Customs & Excise came under fire last week from Marks & Spencer for capping backdated VAT payments to three years, in a ground-breaking tribunal that could blow a large hole in Chancellor Brown’s Budget.
The High Street retailer attacked Customs for using the three-year rule to prevent companies from clawing back VAT owed by the agency.
If the tribunal rules in favour of M&S it could open the floodgates to other claimants, angry that VAT overpayments more than three years ago are kept in Treasury coffers.
Despite representations from industry groups and accountants, Customs had maintained the rule was needed to limit the liability of the Exchequer.
At the time the rule was approved, Customs was fighting a series of cases attempting to claw back alleged VAT overpayments.
The dispute follows a battle between Customs and Marks & Spencer last year which ended with a tribunal decision limiting the recovery to 10% of VAT on M&S teacakes, which had been mistakenly standard-rated.
M&S executives were angered when told they had not only lost 90% of their claim, but the payback covering 21 years would be cut to three years under the capping rules.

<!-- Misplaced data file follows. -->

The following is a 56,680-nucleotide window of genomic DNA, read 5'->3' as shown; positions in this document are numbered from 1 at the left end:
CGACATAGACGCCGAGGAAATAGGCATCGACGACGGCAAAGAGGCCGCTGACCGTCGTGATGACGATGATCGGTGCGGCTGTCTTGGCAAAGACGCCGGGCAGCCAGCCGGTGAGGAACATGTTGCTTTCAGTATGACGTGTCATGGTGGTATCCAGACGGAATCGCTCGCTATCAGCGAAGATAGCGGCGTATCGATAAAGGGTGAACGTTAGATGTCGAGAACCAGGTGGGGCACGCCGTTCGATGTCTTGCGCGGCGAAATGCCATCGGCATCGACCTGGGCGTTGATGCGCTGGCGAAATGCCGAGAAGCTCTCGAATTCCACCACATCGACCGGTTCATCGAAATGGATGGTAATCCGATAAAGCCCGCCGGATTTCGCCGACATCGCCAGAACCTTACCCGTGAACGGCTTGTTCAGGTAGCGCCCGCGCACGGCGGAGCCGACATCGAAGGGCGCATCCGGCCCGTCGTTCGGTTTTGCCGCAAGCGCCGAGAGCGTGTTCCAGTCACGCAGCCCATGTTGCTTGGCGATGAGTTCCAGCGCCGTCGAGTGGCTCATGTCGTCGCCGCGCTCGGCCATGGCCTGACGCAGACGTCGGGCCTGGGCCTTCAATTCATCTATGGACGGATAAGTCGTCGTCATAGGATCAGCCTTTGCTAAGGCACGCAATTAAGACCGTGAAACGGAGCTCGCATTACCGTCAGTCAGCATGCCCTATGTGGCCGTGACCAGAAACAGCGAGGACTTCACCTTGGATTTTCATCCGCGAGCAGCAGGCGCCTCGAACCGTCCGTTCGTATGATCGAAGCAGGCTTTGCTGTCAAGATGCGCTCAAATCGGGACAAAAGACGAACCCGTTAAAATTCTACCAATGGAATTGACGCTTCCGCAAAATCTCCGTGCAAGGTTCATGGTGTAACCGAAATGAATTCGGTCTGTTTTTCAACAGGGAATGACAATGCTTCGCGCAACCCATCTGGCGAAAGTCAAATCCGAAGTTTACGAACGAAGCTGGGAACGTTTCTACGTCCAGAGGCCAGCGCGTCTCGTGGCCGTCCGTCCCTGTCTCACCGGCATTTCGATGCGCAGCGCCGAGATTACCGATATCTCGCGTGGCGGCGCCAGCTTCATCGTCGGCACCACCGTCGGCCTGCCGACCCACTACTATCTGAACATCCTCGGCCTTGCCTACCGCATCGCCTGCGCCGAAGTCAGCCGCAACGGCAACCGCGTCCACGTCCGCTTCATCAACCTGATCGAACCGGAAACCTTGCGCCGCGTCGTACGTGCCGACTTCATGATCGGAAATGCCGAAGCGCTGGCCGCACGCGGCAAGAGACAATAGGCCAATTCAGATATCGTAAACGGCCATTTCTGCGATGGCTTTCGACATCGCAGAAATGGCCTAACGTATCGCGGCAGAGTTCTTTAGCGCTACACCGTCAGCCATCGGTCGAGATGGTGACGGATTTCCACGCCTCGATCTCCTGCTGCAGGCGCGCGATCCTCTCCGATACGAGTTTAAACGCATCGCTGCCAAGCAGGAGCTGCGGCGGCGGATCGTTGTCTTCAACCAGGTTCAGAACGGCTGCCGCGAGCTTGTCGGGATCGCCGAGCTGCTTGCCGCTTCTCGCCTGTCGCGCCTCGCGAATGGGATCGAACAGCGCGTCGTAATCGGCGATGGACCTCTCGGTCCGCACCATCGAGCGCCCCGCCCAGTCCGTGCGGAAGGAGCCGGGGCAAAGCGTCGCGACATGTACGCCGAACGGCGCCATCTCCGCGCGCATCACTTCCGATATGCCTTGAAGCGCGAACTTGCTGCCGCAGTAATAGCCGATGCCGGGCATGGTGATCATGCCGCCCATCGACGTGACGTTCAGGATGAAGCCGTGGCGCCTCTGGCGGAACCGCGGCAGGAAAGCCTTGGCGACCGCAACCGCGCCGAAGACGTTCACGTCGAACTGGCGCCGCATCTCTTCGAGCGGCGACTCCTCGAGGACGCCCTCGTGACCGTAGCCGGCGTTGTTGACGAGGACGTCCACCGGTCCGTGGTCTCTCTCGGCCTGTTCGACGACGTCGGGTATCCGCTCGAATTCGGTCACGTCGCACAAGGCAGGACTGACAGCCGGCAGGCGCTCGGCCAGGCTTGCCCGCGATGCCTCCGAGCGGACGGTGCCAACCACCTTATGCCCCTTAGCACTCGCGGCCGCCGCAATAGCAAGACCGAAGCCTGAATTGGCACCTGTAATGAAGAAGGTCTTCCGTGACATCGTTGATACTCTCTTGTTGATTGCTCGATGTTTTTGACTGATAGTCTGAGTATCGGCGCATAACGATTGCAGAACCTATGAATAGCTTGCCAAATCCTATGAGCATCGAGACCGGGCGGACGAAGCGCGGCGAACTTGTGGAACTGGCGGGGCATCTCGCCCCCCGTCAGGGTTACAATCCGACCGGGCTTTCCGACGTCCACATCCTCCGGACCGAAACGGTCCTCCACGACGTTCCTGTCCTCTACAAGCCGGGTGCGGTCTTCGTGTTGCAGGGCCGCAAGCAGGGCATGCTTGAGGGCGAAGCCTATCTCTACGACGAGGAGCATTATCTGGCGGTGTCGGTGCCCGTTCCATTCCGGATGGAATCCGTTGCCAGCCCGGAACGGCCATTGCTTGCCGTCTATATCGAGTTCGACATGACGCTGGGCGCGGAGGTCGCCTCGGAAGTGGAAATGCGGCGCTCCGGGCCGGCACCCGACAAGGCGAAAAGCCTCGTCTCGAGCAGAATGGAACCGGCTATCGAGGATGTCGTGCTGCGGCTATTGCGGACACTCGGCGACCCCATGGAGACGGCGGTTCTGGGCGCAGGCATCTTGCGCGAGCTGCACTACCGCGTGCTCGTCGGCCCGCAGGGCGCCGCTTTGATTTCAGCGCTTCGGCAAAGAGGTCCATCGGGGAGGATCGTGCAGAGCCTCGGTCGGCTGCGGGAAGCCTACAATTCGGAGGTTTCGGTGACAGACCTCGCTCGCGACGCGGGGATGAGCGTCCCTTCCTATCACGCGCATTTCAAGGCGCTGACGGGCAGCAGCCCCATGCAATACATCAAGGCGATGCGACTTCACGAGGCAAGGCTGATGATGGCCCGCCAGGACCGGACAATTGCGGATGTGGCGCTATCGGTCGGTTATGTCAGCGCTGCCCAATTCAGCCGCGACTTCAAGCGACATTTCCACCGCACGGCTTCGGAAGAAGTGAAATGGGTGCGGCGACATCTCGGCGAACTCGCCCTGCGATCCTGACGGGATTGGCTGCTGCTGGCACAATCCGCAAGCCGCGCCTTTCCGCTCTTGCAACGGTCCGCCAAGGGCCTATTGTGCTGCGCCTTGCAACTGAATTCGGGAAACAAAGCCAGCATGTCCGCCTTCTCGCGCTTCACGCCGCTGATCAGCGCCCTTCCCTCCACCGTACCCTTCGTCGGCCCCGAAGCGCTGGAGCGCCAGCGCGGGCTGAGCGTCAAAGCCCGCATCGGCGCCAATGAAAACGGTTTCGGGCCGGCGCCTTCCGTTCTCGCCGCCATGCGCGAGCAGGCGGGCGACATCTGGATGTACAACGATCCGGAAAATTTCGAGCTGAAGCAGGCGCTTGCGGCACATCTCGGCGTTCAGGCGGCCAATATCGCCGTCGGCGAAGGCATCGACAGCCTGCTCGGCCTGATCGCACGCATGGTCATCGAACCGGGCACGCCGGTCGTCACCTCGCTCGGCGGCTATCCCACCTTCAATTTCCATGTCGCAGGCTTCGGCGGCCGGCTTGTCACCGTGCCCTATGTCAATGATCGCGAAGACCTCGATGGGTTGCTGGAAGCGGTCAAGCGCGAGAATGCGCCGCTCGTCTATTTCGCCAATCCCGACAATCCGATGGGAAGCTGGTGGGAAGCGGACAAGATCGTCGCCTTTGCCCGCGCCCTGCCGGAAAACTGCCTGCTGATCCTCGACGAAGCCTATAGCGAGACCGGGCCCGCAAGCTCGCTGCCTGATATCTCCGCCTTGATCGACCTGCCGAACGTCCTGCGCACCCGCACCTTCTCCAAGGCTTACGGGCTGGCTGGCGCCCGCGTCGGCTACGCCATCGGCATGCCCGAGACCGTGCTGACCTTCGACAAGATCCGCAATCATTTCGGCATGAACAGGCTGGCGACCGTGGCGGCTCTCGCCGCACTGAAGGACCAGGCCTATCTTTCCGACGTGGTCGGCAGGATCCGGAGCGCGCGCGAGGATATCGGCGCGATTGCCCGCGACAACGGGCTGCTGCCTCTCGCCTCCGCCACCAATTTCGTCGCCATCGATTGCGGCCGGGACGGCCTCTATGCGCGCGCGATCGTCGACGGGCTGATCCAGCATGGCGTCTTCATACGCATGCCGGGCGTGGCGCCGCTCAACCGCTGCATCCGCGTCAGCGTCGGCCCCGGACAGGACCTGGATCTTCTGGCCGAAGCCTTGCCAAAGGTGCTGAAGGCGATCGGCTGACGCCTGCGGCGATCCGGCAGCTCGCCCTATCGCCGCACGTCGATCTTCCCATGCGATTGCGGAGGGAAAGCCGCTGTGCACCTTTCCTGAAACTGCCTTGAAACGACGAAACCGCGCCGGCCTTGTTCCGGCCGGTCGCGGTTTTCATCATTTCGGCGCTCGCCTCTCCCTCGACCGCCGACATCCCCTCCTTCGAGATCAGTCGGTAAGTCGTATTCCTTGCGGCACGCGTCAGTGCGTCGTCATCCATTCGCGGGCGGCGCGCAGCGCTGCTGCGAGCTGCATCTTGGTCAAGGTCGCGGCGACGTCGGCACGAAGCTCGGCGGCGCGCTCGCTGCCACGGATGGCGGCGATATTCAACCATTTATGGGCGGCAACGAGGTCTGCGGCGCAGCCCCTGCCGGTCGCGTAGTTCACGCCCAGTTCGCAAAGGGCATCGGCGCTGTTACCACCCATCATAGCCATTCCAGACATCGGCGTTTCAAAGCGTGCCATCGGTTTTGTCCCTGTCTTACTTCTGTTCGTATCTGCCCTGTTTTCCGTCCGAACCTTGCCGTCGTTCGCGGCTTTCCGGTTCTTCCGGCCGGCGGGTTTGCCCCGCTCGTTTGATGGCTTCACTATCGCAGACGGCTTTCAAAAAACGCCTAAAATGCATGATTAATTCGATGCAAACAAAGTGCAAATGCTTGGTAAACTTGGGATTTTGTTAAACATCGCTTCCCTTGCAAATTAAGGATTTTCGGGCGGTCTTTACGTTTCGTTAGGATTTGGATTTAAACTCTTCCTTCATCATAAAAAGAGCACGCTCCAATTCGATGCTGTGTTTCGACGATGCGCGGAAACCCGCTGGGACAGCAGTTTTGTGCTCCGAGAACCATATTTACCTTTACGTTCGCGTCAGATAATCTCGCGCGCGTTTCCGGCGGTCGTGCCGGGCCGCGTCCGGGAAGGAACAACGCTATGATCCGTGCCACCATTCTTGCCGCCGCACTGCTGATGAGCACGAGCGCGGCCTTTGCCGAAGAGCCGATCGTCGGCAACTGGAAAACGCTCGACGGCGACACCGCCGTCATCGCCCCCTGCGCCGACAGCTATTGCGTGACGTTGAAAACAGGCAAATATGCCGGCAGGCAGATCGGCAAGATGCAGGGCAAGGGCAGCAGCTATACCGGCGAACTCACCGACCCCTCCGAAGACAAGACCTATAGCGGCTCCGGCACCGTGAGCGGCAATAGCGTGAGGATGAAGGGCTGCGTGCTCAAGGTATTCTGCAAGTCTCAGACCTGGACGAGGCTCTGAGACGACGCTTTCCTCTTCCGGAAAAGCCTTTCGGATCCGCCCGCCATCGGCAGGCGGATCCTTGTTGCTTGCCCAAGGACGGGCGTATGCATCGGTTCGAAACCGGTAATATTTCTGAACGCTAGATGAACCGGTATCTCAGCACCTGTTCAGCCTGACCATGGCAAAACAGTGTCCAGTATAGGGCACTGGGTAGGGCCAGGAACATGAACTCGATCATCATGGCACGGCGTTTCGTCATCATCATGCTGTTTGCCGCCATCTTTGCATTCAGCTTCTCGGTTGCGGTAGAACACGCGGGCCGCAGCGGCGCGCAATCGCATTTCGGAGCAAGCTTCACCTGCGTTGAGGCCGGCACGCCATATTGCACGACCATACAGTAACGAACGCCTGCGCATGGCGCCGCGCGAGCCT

The normally reticent blue-chip company immediately lodged a claim against Customs which was heard by tribunal president Stephen Oliver QC last week.
M&S said the capping scheme was unfair because it discriminated between payment traders and repayment traders.
The company, which was represented by Deloitte & Touche, said in the tribunal it was unfair the rule is not evenly applied across all domestic and EC taxes.
A spokesman for Customs denied the capping rule was selective. ‘It’s true it does not apply to direct taxes, but it does apply across the board on all indirect taxes and we argue that exactly the same line is pursued across domestic and EU taxes.’
He said Customs would appeal ‘in the strongest possible terms’ if the ruling went in favour of M&S. ‘If we lose, we would take it straight on to the High Court’.
Deloitte & Touche was unavailable for comment.
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